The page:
I find they are interchangeable when a recipe calls for finely chopped, minced or grated ginger. So use whatever method is easiest for you.
How to Make Ginger Paste
Ginger paste is a method within itself that offers a wonderful way to meal prep and save yourself a step the next time you need grated ginger in your recipe.
To make ginger paste: Peel and cut into cubes. Place in a blender or food processor and process until your desired consistency is reached (coarse to super-fine). Just make sure to use a large quantity of fresh ginger to ensure some of the water releases - this facilitates easier blending.
Check out this Ginger Paste recipe to learn how to store it in the fridge and freezer.
Frequently Asked Questions
The easiest way to cut ginger is what works best for you! Feel free to grate on a Microplane or follow the steps to slice, julienne, chop or mince with a chef's knife.
Yes and no. Young ginger has such thin skin, there is no need to peel. That being said, the peel will alter the flavor and texture, which is why I think the skin is better off being peeled. Use your best judgement and the method that works for you.
The secret to making fresh ginger tea in less than 5 minutes is to grate the ginger. I find the flavor is much more pronounced than ginger tea bags. If you decide to slice the ginger, note it will take longer.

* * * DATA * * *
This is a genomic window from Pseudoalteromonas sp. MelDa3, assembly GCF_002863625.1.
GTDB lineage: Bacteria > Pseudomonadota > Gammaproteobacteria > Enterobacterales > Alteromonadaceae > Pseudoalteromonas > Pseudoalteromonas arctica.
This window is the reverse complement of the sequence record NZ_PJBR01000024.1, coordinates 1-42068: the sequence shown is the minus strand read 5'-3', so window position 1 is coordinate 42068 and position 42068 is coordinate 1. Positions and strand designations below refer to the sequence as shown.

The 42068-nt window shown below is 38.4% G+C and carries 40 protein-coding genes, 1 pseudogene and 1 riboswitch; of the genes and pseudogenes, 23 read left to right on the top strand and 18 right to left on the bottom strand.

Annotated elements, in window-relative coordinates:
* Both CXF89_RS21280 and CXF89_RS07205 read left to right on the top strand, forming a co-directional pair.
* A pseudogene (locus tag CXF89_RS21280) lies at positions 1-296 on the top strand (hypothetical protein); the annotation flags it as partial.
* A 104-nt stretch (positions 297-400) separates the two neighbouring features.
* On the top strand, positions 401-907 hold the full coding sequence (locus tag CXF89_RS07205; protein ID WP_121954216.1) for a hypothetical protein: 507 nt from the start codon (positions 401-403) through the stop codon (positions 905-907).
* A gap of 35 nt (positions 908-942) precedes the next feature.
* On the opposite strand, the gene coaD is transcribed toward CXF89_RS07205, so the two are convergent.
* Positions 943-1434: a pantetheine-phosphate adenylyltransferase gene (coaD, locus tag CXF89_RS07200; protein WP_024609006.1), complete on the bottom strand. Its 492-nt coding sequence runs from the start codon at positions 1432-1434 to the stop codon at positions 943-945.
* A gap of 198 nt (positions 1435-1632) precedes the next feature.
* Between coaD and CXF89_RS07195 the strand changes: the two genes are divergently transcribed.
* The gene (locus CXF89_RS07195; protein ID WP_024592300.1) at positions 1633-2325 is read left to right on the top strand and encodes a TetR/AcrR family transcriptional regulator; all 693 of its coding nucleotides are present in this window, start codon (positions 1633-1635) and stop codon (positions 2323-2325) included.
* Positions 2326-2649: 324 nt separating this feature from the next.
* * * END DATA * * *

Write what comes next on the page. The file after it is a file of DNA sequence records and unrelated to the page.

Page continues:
First, peel the ginger, then slice into rounds, then julienne into thin strips and chop into small pieces. Go over the chopped ginger multiple times with a chef's knife to get minced ginger. For grated ginger, simply grate the ginger root on a Microplane.
Cut the ginger into thin matchsticks (julienne) for stir-fry and sauteed vegetables. These are the recipes where you want distinct pieces of ginger.
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How to Cut Ginger
- 1 pound ginger root
- Peel: Hold the ginger root in one hand and use the round edge of a teaspoon to scrape away the thin skin, getting in all the nooks and crannies. Alternatively, use a vegetable peeler.
- Slice: Slice the ginger into rounds with a sharp chef's knife, making sure to slice against the grains of the fibers.
- Julienne (Matchsticks): Stack two to three slices of ginger, placing them flat on the cutting board. Now cut into thin strips.
- Chop: Take the julienne strips of ginger, and line them up parallel to each other. Now cut them crosswise into small pieces.
- Mince: To take it a step further, mince the chopped ginger into small, irregular pieces by going over the ginger multiple times with your knife. It helps to hold one hand on the top of the chef's knife and move in a semi-circular motion.
- Grate: Rather than use a knife, use a Microplane to grate the ginger into thin, moist pieces. Hold the ginger root in one hand and the grater in the other. Use gentle pressure to go back and forth against the plane of the grater.
I learned a lot about ginger, thank you! I will be making the paste and I was also wondering about dehydrating it in my Air Fryer. Also, I found a great little gadget at my local cooking store that is like a miniature plate with many sharp bumps and a little handle which works great for grating a small knob of ginger or garlic, not sure if you have seen those. Its ceramic rather than metal, cleans very easily too.
Thanks Brenda. I'll look for that gadget next time.
Edwyna Spiegel says
In Hawai’i my. Chinese mother in law always stored fresh ginger in a small jar with sherry, as I do now.
Hi Edwyna, that's a great trick as well!